Alex said roughly two-thirds of his cohort had decided not to go straight into speciality training after their foundation years. Some, who opted for an “F3” year have decided to work abroad, or take a gap year before deciding what to do next. 

A Guardian report last year revealed that almost half of junior doctors who completed their training programme opted to leave the NHS, reflecting a rising trend of junior doctors who decide the grass is greener elsewhere. 

Meanwhile, NHS consultants are set to strike on Thursday and Friday next week. Dr Mike Henley, deputy chair of the BMA consultants’ committee told the Observer newspaper last week that consultants would call off the strike if Westminster offers an above inflation 12.4% pay increase.  

In another potential trade union action, over 1,000 NHS workers represented by Unite union at Barts Health NHS Trust (which includes Whipps Cross) began voting on industrial action on Tuesday (11th July) in a dispute over low pay and understaffing.

The workers include cleaners, caterers, porters, security guards, ward hosts and domestic staff all previously employed by Serco who had transferred to the NHS after the 31st of March this year. Barts Health Trust has refused to pay them a £1,655 lump sum which is part of the NHS pay deal.

Unite general secretary, Sharon Graham said: “Over 1000 workers who won their rights to be NHS workers are now fighting against low pay and understaffing at Barts. They’re employed by the NHS now so they should be paid the lump sum like everybody else.

“The workers have a proud history of fighting for fairness and winning. Unite will not accept the lowest paid workers at the Trust being short changed.”

A survey of over 3,000 Unite members, working in a multitude of roles throughout the NHS in England, revealed that 48 per cent said that in the past year staffing levels in their area regularly reached a point where “patient care has been compromised and unsafe”.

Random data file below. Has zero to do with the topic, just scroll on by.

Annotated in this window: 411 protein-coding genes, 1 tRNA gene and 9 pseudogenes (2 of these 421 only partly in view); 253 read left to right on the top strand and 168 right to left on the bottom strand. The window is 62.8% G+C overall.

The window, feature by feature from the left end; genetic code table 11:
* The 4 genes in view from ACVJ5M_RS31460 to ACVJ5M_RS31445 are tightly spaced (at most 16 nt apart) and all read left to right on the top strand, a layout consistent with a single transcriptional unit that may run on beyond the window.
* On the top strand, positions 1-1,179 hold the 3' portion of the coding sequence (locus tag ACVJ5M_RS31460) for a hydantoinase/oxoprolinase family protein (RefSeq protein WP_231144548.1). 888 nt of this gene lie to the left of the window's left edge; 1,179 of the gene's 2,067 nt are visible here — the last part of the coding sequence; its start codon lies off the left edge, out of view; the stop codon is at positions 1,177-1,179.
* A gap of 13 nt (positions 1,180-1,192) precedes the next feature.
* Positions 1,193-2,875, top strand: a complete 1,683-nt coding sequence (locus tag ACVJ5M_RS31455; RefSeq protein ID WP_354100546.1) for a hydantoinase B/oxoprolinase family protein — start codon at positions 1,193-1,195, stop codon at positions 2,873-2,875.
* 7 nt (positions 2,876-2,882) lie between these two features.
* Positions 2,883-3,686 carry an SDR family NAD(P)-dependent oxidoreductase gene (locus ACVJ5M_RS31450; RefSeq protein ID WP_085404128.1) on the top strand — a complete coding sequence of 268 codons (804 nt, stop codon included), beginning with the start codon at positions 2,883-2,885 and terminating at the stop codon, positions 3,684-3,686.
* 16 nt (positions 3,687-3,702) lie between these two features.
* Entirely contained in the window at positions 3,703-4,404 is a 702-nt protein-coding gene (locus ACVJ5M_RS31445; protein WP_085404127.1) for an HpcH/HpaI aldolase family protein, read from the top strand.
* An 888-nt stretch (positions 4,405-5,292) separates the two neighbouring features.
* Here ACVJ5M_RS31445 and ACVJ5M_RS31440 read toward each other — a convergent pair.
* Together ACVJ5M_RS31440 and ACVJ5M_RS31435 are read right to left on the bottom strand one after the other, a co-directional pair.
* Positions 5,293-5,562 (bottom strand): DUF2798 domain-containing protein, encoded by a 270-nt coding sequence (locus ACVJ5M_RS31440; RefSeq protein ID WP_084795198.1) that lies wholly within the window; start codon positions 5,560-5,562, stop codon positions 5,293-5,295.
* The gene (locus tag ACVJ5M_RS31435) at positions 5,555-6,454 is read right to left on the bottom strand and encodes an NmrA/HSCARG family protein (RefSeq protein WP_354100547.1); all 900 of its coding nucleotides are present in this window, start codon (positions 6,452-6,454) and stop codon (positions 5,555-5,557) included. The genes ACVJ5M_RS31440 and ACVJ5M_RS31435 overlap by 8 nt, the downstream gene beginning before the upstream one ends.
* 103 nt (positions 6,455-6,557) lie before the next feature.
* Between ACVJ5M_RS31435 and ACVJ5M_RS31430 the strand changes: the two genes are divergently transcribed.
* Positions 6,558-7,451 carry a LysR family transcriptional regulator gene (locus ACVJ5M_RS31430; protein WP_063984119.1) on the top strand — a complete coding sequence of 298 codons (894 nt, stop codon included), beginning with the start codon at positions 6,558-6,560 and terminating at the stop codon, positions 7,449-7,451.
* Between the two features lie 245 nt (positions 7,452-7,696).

No news is bad news 

Independent news outlets like ours – reporting for the community without rich backers – are under threat of closure, turning British towns into news deserts. 

The audiences they serve know less, understand less, and can do less. 

In celebration of Indie News Week, Public Interest News Foundation's Indie News Fund will match fund all donations, including new annual supporter subscriptions for the month of June.

If our coverage has helped you understand our community a little bit better, please consider supporting us with a monthly, yearly or one-off donation. 

Choose the news. Don’t lose the news.

Monthly direct debit 

Annual direct debit

£5 per month supporters get a digital copy of each month’s paper before anyone else, £10 per month supporters get a digital copy of each month’s paper before anyone else and a print copy posted to them each month.  £50 annual supporters get a digital copy of each month's paper before anyone else.

Donate now with Pay Pal

More information on supporting us monthly or annually 

More Information about donations

Tags